Quasicategories seem much simpler to me than any of those other things. Why would I want to master them first?
Proving nontrivial things about quasicategories requires a deep understanding at least of simplicial homotopy theory, which is the theory of (oo,0)-categories forming the base of the (oo,1)-theory. In the course of dealing with quasicategories (say to describe the quasicategory of small quasicategories), you have many forced encounters with these much more complex subjects.
I’d say that a deep understanding of simplicial homotopy theory is necessary, and that one should have an intuitive feeling for model categories (and simplicially enriched categories are the least important of the three).
I’d be delighted to see evidence to the contrary, but in my experience, this is true.
As an ’old hand’ in Simplicial Homotopy and an early worker on quasicategories (in the 1980s), let me say that to work with quasicategories it is probably necessary to have seen the way that simplicial homotopy theory built up (historically, I mean) so skimming through Curtis’s famous early survey article was what I recommended as a starting point, with explanation of the links to PL topology (where some of the motivation came from, and which was a source of ideas for proof methods). (Look at Lurie’s notes on Microbundles, they are very good indeed.) Simplicial groups plus a smattering of Q model cats in some form, then gets you where you can start, (provided you know lots of category theory. If I remember the reasons for the comment earlier, it was for beginning students in quasicats. My problem would be to decide what were the useful questions to ask.
I frequently observe this in pure math students: the idea that in order to proceed beyond one definition, one needs to have “full mastery” of all the theory going along with the definitions that it depends on.
I see that some pure math students are at high risk of getting themselves stuck this way. They open a textbook and as soon as the author mentiones a classical theorem without proof, they will not rest until they recursed through all the cited literature, dug out the original references for that proof and confirmed it themselves.
This is a very good trait in a mathematician. But if it becomes compulsory there is the risk that everything will grind to a halt.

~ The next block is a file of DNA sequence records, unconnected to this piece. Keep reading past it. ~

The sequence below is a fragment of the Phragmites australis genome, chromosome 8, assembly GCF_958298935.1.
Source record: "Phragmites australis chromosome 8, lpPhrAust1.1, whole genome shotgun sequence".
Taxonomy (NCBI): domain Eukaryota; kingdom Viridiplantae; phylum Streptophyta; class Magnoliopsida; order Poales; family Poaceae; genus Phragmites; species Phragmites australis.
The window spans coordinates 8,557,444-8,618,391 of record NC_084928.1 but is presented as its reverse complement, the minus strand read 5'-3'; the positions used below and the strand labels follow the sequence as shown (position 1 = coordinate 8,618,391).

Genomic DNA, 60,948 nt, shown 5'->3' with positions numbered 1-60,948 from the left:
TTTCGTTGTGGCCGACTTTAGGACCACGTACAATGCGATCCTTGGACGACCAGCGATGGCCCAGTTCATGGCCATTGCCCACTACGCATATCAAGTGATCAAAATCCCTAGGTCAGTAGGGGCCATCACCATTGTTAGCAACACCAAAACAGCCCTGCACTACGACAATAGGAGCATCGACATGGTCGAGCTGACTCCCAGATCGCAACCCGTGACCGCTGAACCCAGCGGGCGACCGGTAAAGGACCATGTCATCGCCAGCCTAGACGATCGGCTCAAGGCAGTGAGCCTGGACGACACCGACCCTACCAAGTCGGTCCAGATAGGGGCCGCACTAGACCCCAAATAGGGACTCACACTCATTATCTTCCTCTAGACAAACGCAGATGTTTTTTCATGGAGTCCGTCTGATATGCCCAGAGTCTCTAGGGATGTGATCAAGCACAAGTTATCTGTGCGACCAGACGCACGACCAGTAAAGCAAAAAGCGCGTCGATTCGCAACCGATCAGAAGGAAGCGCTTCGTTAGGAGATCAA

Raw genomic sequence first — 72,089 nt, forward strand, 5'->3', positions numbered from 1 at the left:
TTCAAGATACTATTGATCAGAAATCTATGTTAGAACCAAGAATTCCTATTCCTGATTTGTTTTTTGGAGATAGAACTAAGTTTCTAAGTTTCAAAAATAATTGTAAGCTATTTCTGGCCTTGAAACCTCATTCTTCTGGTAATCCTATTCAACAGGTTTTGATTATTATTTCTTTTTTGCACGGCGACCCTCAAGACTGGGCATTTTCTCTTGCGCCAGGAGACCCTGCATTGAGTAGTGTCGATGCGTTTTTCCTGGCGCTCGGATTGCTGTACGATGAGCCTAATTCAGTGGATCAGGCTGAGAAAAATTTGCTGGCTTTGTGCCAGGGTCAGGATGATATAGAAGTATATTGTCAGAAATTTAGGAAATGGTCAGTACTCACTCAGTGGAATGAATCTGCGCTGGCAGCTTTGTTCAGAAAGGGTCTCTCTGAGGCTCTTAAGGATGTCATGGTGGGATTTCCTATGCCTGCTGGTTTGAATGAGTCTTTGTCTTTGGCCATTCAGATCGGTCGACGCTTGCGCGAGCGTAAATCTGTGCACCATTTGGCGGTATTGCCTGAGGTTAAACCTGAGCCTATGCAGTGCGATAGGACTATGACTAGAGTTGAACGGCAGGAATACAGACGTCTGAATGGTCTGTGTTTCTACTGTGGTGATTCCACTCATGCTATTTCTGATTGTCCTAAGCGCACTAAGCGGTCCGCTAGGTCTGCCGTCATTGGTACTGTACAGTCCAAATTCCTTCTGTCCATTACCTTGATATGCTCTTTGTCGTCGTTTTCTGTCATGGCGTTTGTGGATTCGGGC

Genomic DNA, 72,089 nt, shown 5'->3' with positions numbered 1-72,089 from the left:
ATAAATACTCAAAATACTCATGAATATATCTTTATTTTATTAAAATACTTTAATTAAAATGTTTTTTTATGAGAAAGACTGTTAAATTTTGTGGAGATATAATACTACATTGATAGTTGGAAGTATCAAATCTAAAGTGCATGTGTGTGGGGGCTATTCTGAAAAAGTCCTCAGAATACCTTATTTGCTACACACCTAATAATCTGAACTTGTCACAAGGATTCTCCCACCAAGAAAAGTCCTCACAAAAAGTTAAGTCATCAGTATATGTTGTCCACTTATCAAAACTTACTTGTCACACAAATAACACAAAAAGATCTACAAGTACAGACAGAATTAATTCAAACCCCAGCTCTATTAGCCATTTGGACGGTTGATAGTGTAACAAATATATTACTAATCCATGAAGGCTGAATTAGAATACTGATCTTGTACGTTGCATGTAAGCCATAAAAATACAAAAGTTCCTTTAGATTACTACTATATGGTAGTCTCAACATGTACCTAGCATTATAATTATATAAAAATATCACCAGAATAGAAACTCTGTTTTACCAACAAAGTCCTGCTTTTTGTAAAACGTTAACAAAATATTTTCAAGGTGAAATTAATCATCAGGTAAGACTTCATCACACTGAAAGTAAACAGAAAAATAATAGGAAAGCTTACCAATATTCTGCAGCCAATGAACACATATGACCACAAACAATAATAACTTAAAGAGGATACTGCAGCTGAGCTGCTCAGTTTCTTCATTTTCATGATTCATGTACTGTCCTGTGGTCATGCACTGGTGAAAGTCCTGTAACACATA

And it also goes against the spirit of math in this way: the whole point of a theorem in math (as opposed to statements in other sciences) is that once it has been proven, it can be trusted to be true. So I can just use it as a black box. I don’t need to have full mastery over the subjects that the autors of the theorem had to derive it, I just need to know how and where it applies.
To come back to the question at hand: of course to fully master quasicategory you need to also fully master simplicial homotopy theory and lots of other things. But to just understand something about quasicategories (particularly that something that you may need in your own research) often much less will do.
My main point is: don’t scare yourself away from complex math, just because it is complex. In general, don’t be scared of math. Math is fundamentally easy: everything proceeds one trivial step at a time. Just go and take these steps. Quasicategories are no exception.
There is a story that when Grothendieck was at the IHES a visitor complained that the library was not that good, and AG replied ’ we write mathematics we do not read it!’. A bit tough, but it is the bottom line. He was also asked ’how much do you need to know to do algebraic geometry?’ and his reply: everything or nothing. Or so the story goes!
everything or nothing.
A fun anecdote, but taken literally it makes my point: even Grothendieck doesn’t and didn’t know everything. Not by far. Math is vast. So then the only conclusion is: we all quit and do macrame instead. That can’t be it. Instead: go and start somewhere. Don’t be intimidated!
it makes my point
Exactly why I mentioned it. :-)
Exactly why I mentioned it. :-)